Sunday, August 29, 2010

More-Than-Ever Worked Up About Nothing

I missed some of this stuff, as I try not to read DeLong's blog, for fear of depreciating my human capital. Here's a Krugman post, and a DeLong post relating to this. Having a rational discussion with these guys is something like having afternoon tea with a couple of hyperactive ferrets.

Here's what I said in response to a commenter:
This is a long-run proposition. I know it's confusing. Tighter monetary policy, in the short run, raises nominal interest rates. Ultimately, the lower monetary growth as the result of tightening leads to lower inflation and lower nominal interest rates over a longer horizon. Look at what happened after the Volcker tightening. Nominal interest rates went up, then they came back down again as the inflation rate fell. In the short run, there is a "liquidity effect" whereby tight monetary policy tends to increase the nominal interest rate. In the long run, what dominates is the "Fisher effect" whereby an inflation premium gets built into the nominal interest rate.
That's pretty much what Krugman and DeLong seem to be trying to say. What's all the heat about?

(typo corrected)


  1. It's really simple, you haven't yet answered the question. In fact, you seem to be hiding from it. We understand you have problems with DeLong and Krugman (and, apparently, with me too given all the names you've managed to call me in comments and in posts), but will you ever actually address the questions that have been raised? In Brad's post or, better yet, here?:

    We are waiting...

  2. The best interpretation I have seen was made by Adam P in a comment at Rowe's blog:
    "the very worst part of what Kocherlakota said is that he was advocating for a policy and that policy was to tighten monetary policy *TODAY*.
    If the Fed stands ready to raise rates before inflation has increased (based on other indications of a normalization) then that is a change in the reaction function that constitutes a tightening. (Look at it this way, in Sumner's phrasing it is a statement that the Fed stands ready to reduce the money supply even earler than we though, the monetary injection has gotten *less permanent*)."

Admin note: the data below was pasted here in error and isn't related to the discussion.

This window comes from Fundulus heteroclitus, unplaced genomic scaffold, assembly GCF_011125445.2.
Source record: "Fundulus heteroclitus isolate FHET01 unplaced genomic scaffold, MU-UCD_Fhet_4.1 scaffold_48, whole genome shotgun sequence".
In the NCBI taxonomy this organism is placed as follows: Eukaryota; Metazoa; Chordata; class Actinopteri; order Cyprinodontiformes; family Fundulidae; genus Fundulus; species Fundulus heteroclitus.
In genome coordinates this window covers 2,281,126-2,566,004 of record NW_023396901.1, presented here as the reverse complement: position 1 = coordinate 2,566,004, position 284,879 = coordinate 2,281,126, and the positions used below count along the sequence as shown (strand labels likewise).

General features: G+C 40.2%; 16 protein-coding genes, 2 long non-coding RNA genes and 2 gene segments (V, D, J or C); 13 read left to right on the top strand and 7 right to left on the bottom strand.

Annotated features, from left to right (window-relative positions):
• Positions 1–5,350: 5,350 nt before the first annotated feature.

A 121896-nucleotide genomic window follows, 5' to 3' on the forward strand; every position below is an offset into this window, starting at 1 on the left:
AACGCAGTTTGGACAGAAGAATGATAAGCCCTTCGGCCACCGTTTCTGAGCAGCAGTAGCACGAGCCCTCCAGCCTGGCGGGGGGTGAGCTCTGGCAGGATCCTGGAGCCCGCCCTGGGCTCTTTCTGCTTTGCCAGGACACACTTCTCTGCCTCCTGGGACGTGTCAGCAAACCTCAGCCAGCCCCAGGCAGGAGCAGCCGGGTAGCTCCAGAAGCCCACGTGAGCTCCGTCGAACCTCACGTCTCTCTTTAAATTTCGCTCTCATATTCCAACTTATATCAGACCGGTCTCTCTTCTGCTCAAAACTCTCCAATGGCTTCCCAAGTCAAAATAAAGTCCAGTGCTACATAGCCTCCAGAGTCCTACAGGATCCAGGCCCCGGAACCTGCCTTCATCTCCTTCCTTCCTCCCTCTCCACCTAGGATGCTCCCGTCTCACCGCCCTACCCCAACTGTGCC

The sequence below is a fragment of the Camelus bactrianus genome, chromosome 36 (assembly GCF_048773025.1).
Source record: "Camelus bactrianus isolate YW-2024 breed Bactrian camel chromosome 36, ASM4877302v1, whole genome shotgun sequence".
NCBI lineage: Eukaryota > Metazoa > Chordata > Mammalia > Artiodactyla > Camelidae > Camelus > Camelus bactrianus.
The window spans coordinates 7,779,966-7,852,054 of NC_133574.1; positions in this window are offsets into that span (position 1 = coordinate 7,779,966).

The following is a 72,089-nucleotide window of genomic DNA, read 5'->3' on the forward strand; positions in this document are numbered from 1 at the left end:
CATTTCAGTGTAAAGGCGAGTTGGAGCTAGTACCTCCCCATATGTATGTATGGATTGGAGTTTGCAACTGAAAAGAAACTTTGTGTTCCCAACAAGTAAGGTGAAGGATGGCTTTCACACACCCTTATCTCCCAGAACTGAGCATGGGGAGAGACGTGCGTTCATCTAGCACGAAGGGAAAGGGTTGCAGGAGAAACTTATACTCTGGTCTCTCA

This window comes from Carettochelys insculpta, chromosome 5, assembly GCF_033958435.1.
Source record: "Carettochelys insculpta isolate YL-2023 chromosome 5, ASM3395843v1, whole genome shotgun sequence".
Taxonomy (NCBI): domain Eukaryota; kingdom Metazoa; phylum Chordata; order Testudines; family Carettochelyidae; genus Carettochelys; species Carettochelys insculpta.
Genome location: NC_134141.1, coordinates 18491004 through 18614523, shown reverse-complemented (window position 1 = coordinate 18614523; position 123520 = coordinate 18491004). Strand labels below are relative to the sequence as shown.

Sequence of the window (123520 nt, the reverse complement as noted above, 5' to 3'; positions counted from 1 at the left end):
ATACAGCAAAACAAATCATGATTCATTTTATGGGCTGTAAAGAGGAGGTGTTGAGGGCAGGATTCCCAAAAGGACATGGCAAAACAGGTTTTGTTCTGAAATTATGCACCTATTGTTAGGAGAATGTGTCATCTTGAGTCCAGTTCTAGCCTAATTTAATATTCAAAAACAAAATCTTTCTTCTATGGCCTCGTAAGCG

3. He says: "Eventually, the real economy will improve sufficiently that the real return to safe short-term investments will normalize at its more typical positive level. The FOMC has to be ready to increase its target rate soon thereafter."

    That is certainly NOT arguing for tightening today. It's off in the indefinite future.

  4. Krugman andc Delong responded and it seems like Mr. Williamson is letting his dislike of both of them cloud his interpretation. i'm no trained economist but the relevant part of the speech was:

    "a low fed funds rate must lead to consistent—but low—levels of deflation"

    that's like saying "taking cold medicine must lead you to have a cold".

    in effect the speech uses the logic of "the prescription is the cause" which is the real world is just stupid.

    that's something even I can see as ridiculous. please re-read that section of the speech.

  5. I think you and Adam are using the phrase "tightening today" in a different sense. Kocherlakota is certainly not suggesting that the Fed should raise interest rates soon. I don't think anyone interprets his statements that way. But according to Adam, he is suggesting the Fed should raise interest rates sooner (relative to hypothetical future events) than the consensus believed it would. Since the market's response depends in part on expected future monetary policy, Adam considers that "announcement" to be a tightening, even though it has no immediate effect on the Fed's actions.

    I'm not sure I agree with Adam on that point, though. It's not as if people thought Kocherlakota was a dove before that speech came out. Both sides are going to be making arguments for their case, so even though the specific content of this speech may have come as a surprise, it's not a big development in the broader progress of Fedspeak (unless it convinces a lot of people, but it doesn't seem to be doing so).

  6. You're a doctor of economics, an adult, yet you refer to your opponent as "LeDong"?

    Grow up.

  7. Andy, the announcement that would constitute a tightenin (by changing the reaction function) was not Kocherlakota's speech.

    The announcement would be if the Fed adopted the policy that Kocheralkota was advocating.

    I didn't say his speech constituted a tightening, I said he advocated for a policy shift that would constitute a tightening.